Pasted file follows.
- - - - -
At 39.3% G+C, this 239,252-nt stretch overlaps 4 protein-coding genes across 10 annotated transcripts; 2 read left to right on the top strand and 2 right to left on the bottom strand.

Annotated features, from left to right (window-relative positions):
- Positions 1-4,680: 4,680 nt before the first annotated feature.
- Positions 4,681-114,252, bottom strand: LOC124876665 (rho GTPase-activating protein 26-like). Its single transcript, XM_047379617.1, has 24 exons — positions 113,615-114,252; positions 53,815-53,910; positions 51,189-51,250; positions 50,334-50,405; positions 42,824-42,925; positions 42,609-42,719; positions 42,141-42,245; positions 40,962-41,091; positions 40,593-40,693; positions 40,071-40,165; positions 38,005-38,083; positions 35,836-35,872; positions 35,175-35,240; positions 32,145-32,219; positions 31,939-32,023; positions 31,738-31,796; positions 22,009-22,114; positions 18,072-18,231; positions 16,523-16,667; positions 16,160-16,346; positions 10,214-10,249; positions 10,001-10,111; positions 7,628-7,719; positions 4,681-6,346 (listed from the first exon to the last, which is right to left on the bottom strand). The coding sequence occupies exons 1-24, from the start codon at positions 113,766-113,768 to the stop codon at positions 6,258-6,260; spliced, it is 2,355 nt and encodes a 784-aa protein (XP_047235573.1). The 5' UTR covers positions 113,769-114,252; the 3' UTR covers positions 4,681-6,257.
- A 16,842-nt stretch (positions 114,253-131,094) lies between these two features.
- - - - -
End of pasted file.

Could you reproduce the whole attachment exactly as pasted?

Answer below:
At 39.3% G+C, this 239,252-nt stretch overlaps 4 protein-coding genes across 10 annotated transcripts; 2 read left to right on the top strand and 2 right to left on the bottom strand.

Annotated features, from left to right (window-relative positions):
- Positions 1-4,680: 4,680 nt before the first annotated feature.
- Positions 4,681-114,252, bottom strand: LOC124876665 (rho GTPase-activating protein 26-like). Its single transcript, XM_047379617.1, has 24 exons — positions 113,615-114,252; positions 53,815-53,910; positions 51,189-51,250; positions 50,334-50,405; positions 42,824-42,925; positions 42,609-42,719; positions 42,141-42,245; positions 40,962-41,091; positions 40,593-40,693; positions 40,071-40,165; positions 38,005-38,083; positions 35,836-35,872; positions 35,175-35,240; positions 32,145-32,219; positions 31,939-32,023; positions 31,738-31,796; positions 22,009-22,114; positions 18,072-18,231; positions 16,523-16,667; positions 16,160-16,346; positions 10,214-10,249; positions 10,001-10,111; positions 7,628-7,719; positions 4,681-6,346 (listed from the first exon to the last, which is right to left on the bottom strand). The coding sequence occupies exons 1-24, from the start codon at positions 113,766-113,768 to the stop codon at positions 6,258-6,260; spliced, it is 2,355 nt and encodes a 784-aa protein (XP_047235573.1). The 5' UTR covers positions 113,769-114,252; the 3' UTR covers positions 4,681-6,257.
- A 16,842-nt stretch (positions 114,253-131,094) lies between these two features.